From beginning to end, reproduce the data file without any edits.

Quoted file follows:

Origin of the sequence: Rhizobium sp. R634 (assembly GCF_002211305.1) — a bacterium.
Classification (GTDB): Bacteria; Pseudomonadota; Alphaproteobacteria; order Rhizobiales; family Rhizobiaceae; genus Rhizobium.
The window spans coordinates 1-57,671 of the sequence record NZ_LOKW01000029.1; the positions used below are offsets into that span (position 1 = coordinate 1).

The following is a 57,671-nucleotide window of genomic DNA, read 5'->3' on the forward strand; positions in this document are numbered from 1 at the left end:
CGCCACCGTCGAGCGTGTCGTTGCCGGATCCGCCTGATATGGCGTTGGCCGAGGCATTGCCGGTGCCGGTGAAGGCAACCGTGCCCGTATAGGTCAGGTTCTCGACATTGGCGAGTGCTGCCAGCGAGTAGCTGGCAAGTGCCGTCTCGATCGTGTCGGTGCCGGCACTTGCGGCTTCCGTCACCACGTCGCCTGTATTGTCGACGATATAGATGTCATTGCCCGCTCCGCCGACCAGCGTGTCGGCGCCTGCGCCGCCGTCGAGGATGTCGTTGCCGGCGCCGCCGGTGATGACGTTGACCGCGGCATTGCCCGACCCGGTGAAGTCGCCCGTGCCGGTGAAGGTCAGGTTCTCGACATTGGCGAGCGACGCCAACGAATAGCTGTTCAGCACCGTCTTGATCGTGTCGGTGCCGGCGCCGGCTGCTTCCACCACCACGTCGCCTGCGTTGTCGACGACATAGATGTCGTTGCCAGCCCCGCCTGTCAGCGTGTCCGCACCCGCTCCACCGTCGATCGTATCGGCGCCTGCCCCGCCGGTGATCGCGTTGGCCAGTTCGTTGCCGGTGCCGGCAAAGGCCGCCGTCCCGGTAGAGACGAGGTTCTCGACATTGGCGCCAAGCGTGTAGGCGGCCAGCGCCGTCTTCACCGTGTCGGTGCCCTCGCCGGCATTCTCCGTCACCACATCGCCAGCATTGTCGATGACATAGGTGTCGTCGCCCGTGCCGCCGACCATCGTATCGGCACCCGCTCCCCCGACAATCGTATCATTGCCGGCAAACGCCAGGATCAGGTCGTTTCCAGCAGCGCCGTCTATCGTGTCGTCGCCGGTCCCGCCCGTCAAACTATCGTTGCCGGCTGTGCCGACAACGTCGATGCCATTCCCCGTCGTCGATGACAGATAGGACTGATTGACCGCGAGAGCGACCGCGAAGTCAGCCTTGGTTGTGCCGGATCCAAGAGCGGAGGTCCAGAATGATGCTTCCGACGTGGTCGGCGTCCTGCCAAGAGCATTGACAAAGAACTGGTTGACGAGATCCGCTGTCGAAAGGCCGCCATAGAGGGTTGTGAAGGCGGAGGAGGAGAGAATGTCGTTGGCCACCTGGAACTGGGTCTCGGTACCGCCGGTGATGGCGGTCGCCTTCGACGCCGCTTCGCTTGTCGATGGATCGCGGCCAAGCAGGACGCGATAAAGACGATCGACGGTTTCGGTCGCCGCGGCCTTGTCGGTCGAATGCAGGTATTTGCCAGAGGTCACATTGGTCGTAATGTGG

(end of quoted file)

Origin of the sequence: Rhizobium sp. R634 (assembly GCF_002211305.1) — a bacterium.
Classification (GTDB): Bacteria; Pseudomonadota; Alphaproteobacteria; order Rhizobiales; family Rhizobiaceae; genus Rhizobium.
The window spans coordinates 1-57,671 of the sequence record NZ_LOKW01000029.1; the positions used below are offsets into that span (position 1 = coordinate 1).

The following is a 57,671-nucleotide window of genomic DNA, read 5'->3' on the forward strand; positions in this document are numbered from 1 at the left end:
CGCCACCGTCGAGCGTGTCGTTGCCGGATCCGCCTGATATGGCGTTGGCCGAGGCATTGCCGGTGCCGGTGAAGGCAACCGTGCCCGTATAGGTCAGGTTCTCGACATTGGCGAGTGCTGCCAGCGAGTAGCTGGCAAGTGCCGTCTCGATCGTGTCGGTGCCGGCACTTGCGGCTTCCGTCACCACGTCGCCTGTATTGTCGACGATATAGATGTCATTGCCCGCTCCGCCGACCAGCGTGTCGGCGCCTGCGCCGCCGTCGAGGATGTCGTTGCCGGCGCCGCCGGTGATGACGTTGACCGCGGCATTGCCCGACCCGGTGAAGTCGCCCGTGCCGGTGAAGGTCAGGTTCTCGACATTGGCGAGCGACGCCAACGAATAGCTGTTCAGCACCGTCTTGATCGTGTCGGTGCCGGCGCCGGCTGCTTCCACCACCACGTCGCCTGCGTTGTCGACGACATAGATGTCGTTGCCAGCCCCGCCTGTCAGCGTGTCCGCACCCGCTCCACCGTCGATCGTATCGGCGCCTGCCCCGCCGGTGATCGCGTTGGCCAGTTCGTTGCCGGTGCCGGCAAAGGCCGCCGTCCCGGTAGAGACGAGGTTCTCGACATTGGCGCCAAGCGTGTAGGCGGCCAGCGCCGTCTTCACCGTGTCGGTGCCCTCGCCGGCATTCTCCGTCACCACATCGCCAGCATTGTCGATGACATAGGTGTCGTCGCCCGTGCCGCCGACCATCGTATCGGCACCCGCTCCCCCGACAATCGTATCATTGCCGGCAAACGCCAGGATCAGGTCGTTTCCAGCAGCGCCGTCTATCGTGTCGTCGCCGGTCCCGCCCGTCAAACTATCGTTGCCGGCTGTGCCGACAACGTCGATGCCATTCCCCGTCGTCGATGACAGATAGGACTGATTGACCGCGAGAGCGACCGCGAAGTCAGCCTTGGTTGTGCCGGATCCAAGAGCGGAGGTCCAGAATGATGCTTCCGACGTGGTCGGCGTCCTGCCAAGAGCATTGACAAAGAACTGGTTGACGAGATCCGCTGTCGAAAGGCCGCCATAGAGGGTTGTGAAGGCGGAGGAGGAGAGAATGTCGTTGGCCACCTGGAACTGGGTCTCGGTACCGCCGGTGATGGCGGTCGCCTTCGACGCCGCTTCGCTTGTCGATGGATCGCGGCCAAGCAGGACGCGATAAAGACGATCGACGGTTTCGGTCGCCGCGGCCTTGTCGGTCGAATGCAGGTATTTGCCAGAGGTCACATTGGTCGTAATGTGG